Leonard v. Ozark Land Company - 115 U.S. 465 (1885)
U.S. Supreme Court
Leonard v. Ozark Land Company, 115 U.S. 465 (1885)
Leonard v. Ozark Land Company
Submitted November 16, 1885
Decided November 23, 1885
115 U.S. 465
It is settled in this Court that injunctions ordered by final decree in equity in the courts below are not vacated by appeal.
The judge in the court below who heard the case is empowered by Equity Rule 93, when allowing an appeal from a final decree granting or dissolving an injunction, to suspend or modify the injunction pending appeal, and upon such terms as may be considered proper.
This is a motion for a modification of the supersedeas, or more properly, perhaps, for a modification of the injunction contained in the decree appealed from. The bill prayed, among other things, for an injunction restraining "the defendant, Leonard, from cutting or removing any trees, logs, or timber, or any staves manufactured from any trees or timber from any of the lands" in controversy. In the decree, the defendants were "perpetually enjoined from cutting or removing any timber from said lands." The appeal operates as a supersedeas, it having been taken within sixty days after the disposition of the motion, which was made during the same term, to vacate the decree, and the bond being in the form required for that purpose. The decree was rendered by the judge of the District Court of Arkansas, sitting as circuit judge. The same judge allowed the appeal, and, in doing so, directed that it should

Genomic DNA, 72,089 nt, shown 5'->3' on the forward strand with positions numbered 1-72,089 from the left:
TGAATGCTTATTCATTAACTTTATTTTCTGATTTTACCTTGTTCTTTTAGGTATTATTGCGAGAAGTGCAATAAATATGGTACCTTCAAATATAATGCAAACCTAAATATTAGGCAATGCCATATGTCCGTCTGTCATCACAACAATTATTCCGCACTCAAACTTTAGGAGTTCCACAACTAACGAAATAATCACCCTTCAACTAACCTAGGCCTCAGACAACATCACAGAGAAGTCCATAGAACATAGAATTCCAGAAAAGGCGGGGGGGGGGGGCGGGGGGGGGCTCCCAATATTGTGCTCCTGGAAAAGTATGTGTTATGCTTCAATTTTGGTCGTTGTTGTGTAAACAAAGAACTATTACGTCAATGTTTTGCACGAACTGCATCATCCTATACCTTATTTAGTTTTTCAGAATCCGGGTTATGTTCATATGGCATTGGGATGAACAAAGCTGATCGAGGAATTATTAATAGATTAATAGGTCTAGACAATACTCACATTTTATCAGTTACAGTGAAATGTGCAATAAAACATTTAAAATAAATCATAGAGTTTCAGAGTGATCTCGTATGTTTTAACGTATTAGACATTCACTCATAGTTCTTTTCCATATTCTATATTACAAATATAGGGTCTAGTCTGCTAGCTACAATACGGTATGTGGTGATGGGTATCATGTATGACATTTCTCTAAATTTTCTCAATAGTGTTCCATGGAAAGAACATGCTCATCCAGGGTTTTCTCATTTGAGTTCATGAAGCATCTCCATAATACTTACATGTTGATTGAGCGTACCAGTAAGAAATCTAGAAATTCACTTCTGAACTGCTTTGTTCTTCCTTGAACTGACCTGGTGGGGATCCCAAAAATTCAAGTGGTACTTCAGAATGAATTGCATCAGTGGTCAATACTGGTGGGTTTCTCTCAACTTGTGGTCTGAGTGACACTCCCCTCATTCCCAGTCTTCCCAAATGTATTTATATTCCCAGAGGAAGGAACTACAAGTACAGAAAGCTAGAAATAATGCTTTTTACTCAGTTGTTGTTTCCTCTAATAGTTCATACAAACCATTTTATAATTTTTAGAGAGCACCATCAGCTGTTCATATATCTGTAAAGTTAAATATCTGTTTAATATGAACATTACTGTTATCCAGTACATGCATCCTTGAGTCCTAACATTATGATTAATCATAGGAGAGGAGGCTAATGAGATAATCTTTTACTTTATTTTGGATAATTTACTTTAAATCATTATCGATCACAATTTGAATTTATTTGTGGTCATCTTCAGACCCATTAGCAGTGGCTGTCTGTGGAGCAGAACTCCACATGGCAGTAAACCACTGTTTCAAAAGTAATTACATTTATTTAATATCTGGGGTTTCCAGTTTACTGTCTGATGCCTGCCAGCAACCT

"not operate to suspend or affect so much of the decree . . . as enjoins the defendants from cutting or otherwise trespassing on the lands in controversy, . . . or removing staves or timber cut thereon."
The appellant now moves this Court
"to vacate so much of the decree of the court below granting an appeal and accepting appeal bond as qualifies the said appeal and prevents the same from superseding the decree
rendered for the appellees, and especially so much of the said decree granting said appeal as prevents said appellant, J. W. Leonard, from removing the staves made on the land in controversy before service or entry of the decree in favor of the appellees.